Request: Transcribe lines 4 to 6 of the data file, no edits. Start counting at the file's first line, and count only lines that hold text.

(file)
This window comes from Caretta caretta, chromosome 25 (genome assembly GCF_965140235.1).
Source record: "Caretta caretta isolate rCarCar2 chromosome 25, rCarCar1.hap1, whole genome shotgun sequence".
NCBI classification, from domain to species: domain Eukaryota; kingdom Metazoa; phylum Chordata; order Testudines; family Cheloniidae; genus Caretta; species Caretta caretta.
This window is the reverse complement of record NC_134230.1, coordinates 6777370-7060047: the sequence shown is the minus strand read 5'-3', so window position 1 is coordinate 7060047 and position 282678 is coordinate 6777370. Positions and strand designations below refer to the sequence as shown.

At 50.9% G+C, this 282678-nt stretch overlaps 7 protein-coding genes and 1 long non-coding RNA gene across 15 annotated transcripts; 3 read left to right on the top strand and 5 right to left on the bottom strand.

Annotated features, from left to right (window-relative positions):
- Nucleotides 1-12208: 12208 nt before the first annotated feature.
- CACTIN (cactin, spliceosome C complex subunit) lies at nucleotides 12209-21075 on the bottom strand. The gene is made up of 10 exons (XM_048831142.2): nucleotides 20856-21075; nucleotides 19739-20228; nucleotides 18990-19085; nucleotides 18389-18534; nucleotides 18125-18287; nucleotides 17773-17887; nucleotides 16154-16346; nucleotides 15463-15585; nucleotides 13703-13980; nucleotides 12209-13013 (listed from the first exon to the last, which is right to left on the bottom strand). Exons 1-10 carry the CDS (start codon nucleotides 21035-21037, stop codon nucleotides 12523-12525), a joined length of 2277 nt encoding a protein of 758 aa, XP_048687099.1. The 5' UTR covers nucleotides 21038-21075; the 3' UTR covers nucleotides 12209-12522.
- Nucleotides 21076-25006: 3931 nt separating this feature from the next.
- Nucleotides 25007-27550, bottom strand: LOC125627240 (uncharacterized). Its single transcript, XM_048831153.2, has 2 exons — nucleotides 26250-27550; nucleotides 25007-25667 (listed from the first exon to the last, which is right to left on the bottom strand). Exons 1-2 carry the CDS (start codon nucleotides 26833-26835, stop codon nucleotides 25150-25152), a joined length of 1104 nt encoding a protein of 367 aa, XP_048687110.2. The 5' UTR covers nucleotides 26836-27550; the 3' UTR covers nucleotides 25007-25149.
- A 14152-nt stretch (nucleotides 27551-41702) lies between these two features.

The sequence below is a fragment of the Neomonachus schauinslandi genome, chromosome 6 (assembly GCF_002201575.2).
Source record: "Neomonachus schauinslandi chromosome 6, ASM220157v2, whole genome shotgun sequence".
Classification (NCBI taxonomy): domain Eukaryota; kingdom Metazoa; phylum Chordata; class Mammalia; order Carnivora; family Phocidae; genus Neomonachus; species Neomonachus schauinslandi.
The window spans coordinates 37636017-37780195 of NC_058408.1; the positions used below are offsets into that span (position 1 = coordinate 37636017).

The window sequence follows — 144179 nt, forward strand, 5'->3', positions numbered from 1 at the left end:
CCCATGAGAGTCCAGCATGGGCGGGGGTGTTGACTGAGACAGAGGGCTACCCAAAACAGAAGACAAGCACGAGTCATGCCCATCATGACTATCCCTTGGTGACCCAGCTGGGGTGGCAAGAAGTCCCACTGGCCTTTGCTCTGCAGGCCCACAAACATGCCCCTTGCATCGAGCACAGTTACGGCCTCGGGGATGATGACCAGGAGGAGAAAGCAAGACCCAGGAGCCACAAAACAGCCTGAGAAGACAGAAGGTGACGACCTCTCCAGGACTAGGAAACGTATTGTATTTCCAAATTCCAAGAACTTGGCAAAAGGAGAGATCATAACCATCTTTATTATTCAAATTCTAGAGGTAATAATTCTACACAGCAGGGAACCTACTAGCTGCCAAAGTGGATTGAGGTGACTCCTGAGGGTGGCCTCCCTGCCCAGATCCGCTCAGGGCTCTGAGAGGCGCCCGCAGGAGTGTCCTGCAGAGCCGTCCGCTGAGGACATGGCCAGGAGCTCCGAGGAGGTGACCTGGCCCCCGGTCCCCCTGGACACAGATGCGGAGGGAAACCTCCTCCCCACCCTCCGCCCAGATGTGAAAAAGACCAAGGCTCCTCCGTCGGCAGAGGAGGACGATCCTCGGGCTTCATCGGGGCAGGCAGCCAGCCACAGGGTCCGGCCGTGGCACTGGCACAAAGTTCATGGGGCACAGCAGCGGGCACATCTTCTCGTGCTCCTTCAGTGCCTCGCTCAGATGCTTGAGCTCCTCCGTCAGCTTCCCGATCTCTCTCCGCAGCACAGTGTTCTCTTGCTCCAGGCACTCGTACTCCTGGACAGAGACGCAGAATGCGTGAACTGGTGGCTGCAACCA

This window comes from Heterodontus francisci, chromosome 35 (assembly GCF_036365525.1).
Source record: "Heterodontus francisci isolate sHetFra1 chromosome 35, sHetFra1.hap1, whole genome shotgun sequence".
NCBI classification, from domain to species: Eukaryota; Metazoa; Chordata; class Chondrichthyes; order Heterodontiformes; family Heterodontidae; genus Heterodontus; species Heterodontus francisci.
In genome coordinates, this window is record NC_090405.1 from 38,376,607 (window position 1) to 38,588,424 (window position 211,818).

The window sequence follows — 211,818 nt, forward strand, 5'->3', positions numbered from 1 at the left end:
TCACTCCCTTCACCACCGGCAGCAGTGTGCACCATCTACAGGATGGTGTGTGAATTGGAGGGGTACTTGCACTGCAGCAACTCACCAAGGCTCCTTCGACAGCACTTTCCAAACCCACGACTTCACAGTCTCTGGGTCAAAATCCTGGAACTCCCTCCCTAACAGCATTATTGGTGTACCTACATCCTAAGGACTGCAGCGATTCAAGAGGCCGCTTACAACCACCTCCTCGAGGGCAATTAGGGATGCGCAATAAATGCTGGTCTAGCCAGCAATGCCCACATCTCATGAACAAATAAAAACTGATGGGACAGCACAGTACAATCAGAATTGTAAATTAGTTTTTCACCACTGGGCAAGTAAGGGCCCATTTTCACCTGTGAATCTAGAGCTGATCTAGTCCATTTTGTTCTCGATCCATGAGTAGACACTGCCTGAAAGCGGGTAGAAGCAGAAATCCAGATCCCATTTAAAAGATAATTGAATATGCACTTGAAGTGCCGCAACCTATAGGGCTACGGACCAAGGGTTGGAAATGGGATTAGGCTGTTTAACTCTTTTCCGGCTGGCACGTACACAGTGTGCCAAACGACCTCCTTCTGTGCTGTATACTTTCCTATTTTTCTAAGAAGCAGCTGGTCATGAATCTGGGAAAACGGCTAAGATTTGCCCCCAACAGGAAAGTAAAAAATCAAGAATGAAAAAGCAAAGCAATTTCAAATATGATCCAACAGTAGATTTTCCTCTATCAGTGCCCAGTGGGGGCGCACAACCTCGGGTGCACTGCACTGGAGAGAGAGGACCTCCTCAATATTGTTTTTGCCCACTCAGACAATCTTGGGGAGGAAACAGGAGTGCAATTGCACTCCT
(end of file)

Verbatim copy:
This window is the reverse complement of record NC_134230.1, coordinates 6777370-7060047: the sequence shown is the minus strand read 5'-3', so window position 1 is coordinate 7060047 and position 282678 is coordinate 6777370. Positions and strand designations below refer to the sequence as shown.

At 50.9% G+C, this 282678-nt stretch overlaps 7 protein-coding genes and 1 long non-coding RNA gene across 15 annotated transcripts; 3 read left to right on the top strand and 5 right to left on the bottom strand.

Annotated features, from left to right (window-relative positions):